History

What was Constantinople called before/definition/built on

Constantinople

Throughout our lives, we have most likely heard about one of the oldest empires or perhaps a famous capital called Constantinople. The truth is that through each generation the tradition of highlighting its great importance has been maintained, however today the stories that are heard by word of mouth are probably a bit distorted. What was Constantinople called before?

The history of this city is of the utmost importance so here is a brief summary of all the important events that unfolded around it throughout all these years .

History

Constantinople was the historical name that the current city of Istanbul received, which is located on both sides of the Bosphorus Strait in Turkey , and it was also the capital of several empires throughout history, of which the following dates can be mentioned:

  • From 330 to 395 the Roman Empire .
  • From 395 to 1204 and from 1261 to 1453 the Byzantine Empire .
  • From 1204 to 1261 the Latin Empire.
  • From 1453 to 1922 the Ottoman Empire began with the Fall of Constantinople and ended with the Occupation of Constantinople.

When and where did Constantinople exist?

It was strategically located between the Golden Horn and the Sea of ​​Marmara at the point where Europe and Asia met , during the Byzantine Empire the city of Constantinople adopted Christianity and was heir to the Roman and Greek world . Throughout the Middle Ages it was considered the richest city in Europe and was known by the name of “the Queen of Cities.” On the other hand, they also called it the Crossroads of the World, since it was the trade connection between Europe, Asia and Africa. What was Constantinople called before?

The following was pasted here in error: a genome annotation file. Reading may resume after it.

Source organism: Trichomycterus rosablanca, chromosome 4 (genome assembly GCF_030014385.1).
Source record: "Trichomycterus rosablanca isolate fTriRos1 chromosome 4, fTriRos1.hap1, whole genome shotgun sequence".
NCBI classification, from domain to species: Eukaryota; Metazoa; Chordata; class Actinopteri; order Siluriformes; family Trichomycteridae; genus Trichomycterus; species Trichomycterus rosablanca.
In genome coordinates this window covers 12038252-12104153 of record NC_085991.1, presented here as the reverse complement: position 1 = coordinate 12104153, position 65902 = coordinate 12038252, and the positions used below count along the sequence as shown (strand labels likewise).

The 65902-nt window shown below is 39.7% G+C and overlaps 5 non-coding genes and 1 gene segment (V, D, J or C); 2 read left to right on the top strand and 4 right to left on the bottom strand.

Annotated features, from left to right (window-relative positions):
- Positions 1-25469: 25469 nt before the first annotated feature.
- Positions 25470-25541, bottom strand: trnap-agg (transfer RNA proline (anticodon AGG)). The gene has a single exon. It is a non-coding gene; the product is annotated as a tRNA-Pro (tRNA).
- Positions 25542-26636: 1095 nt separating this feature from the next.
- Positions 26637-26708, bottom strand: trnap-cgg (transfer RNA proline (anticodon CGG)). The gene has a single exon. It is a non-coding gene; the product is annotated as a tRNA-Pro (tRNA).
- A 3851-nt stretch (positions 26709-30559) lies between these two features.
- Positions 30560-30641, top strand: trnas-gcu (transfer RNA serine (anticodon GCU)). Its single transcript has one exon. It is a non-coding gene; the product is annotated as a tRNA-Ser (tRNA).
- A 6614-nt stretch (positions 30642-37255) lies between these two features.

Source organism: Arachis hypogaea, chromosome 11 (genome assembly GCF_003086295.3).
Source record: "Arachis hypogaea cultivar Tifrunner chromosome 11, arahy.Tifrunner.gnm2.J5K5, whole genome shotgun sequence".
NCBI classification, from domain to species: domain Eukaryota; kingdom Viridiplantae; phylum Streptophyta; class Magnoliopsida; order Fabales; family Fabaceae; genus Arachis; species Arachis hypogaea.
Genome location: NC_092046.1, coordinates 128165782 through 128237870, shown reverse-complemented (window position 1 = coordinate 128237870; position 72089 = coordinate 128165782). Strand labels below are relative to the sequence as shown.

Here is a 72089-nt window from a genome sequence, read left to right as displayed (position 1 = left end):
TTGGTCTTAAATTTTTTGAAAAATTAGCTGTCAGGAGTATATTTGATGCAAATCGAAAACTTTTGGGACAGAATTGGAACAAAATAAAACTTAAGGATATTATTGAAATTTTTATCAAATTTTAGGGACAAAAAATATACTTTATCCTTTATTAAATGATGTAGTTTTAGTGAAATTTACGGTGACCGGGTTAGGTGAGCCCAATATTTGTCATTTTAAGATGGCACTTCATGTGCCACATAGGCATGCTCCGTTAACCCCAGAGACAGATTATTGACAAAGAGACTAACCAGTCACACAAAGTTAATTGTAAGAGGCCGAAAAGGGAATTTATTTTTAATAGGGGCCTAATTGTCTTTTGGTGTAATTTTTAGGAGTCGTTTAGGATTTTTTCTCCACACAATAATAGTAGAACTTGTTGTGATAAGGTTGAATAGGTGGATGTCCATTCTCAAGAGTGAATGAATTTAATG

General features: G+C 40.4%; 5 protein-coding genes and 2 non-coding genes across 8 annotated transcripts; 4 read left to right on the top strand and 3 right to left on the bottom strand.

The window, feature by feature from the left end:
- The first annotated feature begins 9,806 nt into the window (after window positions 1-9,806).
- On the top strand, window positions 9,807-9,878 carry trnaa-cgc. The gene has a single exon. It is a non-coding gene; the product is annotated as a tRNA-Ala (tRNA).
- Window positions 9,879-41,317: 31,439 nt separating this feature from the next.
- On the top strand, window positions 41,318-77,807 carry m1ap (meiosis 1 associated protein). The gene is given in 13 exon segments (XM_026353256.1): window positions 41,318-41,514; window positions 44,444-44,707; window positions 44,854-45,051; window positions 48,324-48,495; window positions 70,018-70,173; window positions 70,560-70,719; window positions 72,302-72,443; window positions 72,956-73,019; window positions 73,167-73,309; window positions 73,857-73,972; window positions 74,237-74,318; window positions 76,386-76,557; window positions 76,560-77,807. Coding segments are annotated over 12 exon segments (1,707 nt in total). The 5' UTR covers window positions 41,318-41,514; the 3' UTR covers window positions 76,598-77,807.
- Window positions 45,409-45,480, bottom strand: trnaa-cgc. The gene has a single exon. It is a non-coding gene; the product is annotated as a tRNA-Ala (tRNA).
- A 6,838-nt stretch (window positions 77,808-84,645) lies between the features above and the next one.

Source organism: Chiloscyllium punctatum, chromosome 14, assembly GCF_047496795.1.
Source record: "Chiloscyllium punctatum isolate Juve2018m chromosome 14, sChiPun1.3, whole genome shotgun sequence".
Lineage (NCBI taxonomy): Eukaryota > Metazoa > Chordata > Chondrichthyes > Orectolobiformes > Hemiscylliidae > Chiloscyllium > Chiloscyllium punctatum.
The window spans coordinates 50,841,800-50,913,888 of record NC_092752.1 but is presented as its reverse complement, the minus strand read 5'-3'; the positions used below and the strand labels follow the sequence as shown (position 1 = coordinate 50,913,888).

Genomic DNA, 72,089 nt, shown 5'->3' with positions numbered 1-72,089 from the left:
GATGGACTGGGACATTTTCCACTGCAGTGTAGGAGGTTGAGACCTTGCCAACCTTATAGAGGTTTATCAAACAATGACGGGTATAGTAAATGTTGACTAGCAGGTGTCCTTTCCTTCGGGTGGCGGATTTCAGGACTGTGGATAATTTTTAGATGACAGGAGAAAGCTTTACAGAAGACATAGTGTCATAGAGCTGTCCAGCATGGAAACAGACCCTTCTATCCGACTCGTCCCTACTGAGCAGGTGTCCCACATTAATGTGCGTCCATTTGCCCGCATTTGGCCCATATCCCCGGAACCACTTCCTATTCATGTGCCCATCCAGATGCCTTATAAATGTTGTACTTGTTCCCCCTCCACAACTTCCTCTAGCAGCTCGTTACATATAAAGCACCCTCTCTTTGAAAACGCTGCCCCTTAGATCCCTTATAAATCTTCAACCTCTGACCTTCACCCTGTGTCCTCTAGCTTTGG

It has had different names depending on the historical moment and the rulers, the most remembered names are: Byzantium and New Rome (although this name was mostly ecclesiastical). It was also known as Miklagarðr and officially received its current name Istanbul in 1930 with the Turkish Postal Service Law, which was one of the nationwide reforms that Atarturk promoted.

What was Constantinople called before

Constantine I the Great, in the year 324 founded the city of Constantinople above the ancient city of Byzantium , defeating the Roman co-emperor Licinius with what became the most powerful in the Roman Empire. By his power he decided to turn this city into the capital of the Empire, and thus began the work of beautification, recreation and protection of the city. To achieve this he employed around 40,000 workers, most of whom were Goth slaves .

The city was inaugurated even without finishing the works more or less on May 10, 330, Constantine opened this city with traditional rites that lasted about forty days. By this time the city had approximately thirty thousand inhabitants. After a century it reached half a million and thus became the largest city in the world, some authors even claim that it reached one million inhabitants.

It was renamed Constantine’s New Rome, but was popularly called Constantinopolis . It was rebuilt resembling Rome , it had 14 regions, a forum, a capitol and the senate, the territory was considered tax-free land and had seven hills.